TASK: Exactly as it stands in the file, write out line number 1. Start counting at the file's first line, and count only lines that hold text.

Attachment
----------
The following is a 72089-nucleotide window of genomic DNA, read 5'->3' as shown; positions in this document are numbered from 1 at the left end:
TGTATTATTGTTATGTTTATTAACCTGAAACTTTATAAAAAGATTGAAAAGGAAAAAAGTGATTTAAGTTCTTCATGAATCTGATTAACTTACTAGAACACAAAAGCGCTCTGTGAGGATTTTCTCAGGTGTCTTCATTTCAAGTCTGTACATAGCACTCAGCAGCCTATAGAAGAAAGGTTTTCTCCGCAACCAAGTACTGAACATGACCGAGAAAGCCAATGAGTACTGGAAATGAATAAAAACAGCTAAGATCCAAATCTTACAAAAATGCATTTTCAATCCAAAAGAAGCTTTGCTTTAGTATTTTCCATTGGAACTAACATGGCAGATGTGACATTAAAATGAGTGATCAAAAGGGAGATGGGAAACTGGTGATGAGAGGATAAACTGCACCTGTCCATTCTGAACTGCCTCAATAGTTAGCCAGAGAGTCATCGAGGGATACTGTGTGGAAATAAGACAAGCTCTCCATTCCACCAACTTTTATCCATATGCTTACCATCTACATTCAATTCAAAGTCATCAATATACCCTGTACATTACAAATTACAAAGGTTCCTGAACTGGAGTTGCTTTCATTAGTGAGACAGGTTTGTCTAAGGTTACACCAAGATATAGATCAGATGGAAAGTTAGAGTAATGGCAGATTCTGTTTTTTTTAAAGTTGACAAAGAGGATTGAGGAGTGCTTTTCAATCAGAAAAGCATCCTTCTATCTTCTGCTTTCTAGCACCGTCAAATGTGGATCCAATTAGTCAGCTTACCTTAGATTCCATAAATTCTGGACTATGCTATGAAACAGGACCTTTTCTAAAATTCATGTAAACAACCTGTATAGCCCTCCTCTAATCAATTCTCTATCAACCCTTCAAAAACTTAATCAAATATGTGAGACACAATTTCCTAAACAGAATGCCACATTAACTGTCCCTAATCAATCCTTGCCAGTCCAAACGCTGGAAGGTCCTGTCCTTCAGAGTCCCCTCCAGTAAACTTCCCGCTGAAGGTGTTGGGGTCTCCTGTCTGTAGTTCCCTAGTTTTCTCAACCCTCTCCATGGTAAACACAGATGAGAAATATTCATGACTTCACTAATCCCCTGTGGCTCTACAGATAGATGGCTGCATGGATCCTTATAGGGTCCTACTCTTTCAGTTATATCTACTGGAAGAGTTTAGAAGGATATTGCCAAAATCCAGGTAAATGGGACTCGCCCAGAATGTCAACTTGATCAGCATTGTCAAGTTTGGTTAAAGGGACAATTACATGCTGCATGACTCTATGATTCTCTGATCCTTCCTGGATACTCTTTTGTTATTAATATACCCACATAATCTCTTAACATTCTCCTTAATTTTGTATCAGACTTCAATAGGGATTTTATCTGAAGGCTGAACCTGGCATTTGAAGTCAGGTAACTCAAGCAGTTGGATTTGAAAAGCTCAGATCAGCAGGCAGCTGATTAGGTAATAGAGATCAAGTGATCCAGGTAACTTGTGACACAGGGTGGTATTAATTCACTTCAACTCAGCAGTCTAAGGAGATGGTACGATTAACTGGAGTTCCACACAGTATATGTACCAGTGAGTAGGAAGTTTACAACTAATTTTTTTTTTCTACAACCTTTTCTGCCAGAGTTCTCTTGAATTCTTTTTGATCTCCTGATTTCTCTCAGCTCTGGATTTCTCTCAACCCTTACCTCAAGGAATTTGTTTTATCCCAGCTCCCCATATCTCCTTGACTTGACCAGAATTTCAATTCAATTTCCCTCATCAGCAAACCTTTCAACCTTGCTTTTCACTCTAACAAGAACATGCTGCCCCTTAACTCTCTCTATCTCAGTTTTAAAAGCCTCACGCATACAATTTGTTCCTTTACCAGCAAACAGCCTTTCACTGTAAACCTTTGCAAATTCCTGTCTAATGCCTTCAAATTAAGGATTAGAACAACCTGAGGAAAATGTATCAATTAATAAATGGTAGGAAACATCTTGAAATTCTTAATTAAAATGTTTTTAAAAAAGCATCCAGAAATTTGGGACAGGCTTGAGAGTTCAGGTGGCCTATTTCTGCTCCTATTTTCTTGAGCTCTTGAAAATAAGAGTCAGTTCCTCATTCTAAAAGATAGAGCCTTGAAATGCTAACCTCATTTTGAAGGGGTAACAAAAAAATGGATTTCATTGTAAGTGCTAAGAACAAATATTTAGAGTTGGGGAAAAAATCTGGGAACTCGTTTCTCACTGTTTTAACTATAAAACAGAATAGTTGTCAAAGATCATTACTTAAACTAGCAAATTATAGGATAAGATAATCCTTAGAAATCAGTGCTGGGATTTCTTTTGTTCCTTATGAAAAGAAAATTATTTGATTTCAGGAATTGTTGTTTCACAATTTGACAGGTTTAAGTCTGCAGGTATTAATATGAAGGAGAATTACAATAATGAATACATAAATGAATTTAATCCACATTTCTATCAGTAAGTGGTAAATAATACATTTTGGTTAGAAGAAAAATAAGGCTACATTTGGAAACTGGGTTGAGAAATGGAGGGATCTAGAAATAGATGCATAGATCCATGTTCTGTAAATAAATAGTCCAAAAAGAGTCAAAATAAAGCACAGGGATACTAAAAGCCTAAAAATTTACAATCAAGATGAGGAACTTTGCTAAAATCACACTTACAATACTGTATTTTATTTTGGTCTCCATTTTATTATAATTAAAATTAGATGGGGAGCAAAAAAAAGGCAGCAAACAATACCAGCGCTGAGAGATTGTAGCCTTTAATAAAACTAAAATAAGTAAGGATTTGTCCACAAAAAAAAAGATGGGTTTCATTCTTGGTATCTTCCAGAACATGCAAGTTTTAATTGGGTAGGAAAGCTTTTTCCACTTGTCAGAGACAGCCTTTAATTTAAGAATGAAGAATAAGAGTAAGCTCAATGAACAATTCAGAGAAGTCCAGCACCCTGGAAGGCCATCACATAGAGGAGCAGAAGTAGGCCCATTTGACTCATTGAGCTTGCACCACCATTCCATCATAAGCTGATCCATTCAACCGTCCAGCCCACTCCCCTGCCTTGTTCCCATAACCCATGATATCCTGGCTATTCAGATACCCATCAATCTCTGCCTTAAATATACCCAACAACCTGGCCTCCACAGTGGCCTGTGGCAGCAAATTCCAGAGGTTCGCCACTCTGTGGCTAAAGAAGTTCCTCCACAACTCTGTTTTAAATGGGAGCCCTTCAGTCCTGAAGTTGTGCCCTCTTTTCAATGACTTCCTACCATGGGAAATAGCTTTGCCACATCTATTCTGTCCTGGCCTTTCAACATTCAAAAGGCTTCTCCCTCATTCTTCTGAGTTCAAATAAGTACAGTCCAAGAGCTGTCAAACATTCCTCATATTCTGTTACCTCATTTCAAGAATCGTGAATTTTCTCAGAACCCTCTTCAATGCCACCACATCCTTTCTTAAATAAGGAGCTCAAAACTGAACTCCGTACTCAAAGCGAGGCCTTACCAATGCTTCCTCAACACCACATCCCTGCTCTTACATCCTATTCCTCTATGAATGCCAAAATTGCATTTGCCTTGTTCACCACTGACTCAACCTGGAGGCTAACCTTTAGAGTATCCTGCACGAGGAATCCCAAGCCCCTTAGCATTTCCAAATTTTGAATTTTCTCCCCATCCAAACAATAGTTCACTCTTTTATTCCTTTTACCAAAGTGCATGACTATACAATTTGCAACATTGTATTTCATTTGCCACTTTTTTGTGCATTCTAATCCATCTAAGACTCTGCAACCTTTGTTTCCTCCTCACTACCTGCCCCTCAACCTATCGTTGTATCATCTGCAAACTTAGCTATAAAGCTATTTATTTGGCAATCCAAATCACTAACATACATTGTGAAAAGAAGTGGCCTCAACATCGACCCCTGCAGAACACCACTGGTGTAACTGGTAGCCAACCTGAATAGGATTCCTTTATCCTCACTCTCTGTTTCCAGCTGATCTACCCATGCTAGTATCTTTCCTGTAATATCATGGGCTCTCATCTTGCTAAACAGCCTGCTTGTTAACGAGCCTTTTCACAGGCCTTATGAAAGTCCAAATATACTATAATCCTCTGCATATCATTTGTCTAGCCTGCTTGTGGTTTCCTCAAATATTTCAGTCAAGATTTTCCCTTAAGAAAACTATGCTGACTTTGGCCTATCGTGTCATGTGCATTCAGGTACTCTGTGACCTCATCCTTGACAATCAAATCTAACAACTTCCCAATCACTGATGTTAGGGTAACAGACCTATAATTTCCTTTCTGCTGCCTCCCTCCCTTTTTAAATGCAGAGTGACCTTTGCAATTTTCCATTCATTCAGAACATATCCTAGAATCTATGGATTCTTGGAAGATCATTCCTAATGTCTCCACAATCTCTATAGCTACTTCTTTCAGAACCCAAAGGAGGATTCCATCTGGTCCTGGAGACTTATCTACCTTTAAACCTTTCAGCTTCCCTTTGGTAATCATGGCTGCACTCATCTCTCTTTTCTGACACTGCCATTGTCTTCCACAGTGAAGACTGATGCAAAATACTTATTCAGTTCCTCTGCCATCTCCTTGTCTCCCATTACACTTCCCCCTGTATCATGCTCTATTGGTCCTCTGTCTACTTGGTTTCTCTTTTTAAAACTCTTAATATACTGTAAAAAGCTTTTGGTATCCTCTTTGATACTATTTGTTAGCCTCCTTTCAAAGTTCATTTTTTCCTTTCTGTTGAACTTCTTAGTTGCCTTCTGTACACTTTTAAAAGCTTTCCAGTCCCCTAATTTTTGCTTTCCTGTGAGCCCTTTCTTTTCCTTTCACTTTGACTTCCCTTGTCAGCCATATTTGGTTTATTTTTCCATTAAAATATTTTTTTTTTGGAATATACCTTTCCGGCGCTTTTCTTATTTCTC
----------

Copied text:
The following is a 72089-nucleotide window of genomic DNA, read 5'->3' as shown; positions in this document are numbered from 1 at the left end: